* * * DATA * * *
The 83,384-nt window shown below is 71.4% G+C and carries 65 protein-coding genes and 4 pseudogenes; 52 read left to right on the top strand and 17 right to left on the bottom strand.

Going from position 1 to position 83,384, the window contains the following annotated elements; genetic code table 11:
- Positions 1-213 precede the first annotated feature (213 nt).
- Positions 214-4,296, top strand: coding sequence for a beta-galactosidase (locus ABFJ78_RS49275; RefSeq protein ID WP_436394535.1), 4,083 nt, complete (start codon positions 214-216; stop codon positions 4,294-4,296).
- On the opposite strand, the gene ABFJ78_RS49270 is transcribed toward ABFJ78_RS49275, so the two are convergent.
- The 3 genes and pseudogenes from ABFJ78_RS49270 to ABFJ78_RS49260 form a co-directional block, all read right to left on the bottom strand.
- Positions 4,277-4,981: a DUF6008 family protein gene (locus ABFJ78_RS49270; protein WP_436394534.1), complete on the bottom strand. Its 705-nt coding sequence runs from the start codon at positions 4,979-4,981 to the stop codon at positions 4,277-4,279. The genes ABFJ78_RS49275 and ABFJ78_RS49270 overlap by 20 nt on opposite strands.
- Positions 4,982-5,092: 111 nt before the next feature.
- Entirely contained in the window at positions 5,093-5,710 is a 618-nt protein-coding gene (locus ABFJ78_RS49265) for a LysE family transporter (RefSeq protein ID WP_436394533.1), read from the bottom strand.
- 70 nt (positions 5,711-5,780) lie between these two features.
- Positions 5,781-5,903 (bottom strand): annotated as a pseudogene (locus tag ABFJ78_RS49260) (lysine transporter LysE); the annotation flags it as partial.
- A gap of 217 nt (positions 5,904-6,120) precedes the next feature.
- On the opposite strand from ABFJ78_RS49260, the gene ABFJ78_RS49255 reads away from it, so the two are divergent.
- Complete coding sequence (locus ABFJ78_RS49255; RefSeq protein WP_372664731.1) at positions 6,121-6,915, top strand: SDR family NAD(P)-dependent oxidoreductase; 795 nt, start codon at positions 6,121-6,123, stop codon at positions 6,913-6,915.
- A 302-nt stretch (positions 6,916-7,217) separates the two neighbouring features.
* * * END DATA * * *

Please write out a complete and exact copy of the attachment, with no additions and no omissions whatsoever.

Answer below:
The 83,384-nt window shown below is 71.4% G+C and carries 65 protein-coding genes and 4 pseudogenes; 52 read left to right on the top strand and 17 right to left on the bottom strand.

Going from position 1 to position 83,384, the window contains the following annotated elements; genetic code table 11:
- Positions 1-213 precede the first annotated feature (213 nt).
- Positions 214-4,296, top strand: coding sequence for a beta-galactosidase (locus ABFJ78_RS49275; RefSeq protein ID WP_436394535.1), 4,083 nt, complete (start codon positions 214-216; stop codon positions 4,294-4,296).
- On the opposite strand, the gene ABFJ78_RS49270 is transcribed toward ABFJ78_RS49275, so the two are convergent.
- The 3 genes and pseudogenes from ABFJ78_RS49270 to ABFJ78_RS49260 form a co-directional block, all read right to left on the bottom strand.
- Positions 4,277-4,981: a DUF6008 family protein gene (locus ABFJ78_RS49270; protein WP_436394534.1), complete on the bottom strand. Its 705-nt coding sequence runs from the start codon at positions 4,979-4,981 to the stop codon at positions 4,277-4,279. The genes ABFJ78_RS49275 and ABFJ78_RS49270 overlap by 20 nt on opposite strands.
- Positions 4,982-5,092: 111 nt before the next feature.
- Entirely contained in the window at positions 5,093-5,710 is a 618-nt protein-coding gene (locus ABFJ78_RS49265) for a LysE family transporter (RefSeq protein ID WP_436394533.1), read from the bottom strand.
- 70 nt (positions 5,711-5,780) lie between these two features.
- Positions 5,781-5,903 (bottom strand): annotated as a pseudogene (locus tag ABFJ78_RS49260) (lysine transporter LysE); the annotation flags it as partial.
- A gap of 217 nt (positions 5,904-6,120) precedes the next feature.
- On the opposite strand from ABFJ78_RS49260, the gene ABFJ78_RS49255 reads away from it, so the two are divergent.
- Complete coding sequence (locus ABFJ78_RS49255; RefSeq protein WP_372664731.1) at positions 6,121-6,915, top strand: SDR family NAD(P)-dependent oxidoreductase; 795 nt, start codon at positions 6,121-6,123, stop codon at positions 6,913-6,915.
- A 302-nt stretch (positions 6,916-7,217) separates the two neighbouring features.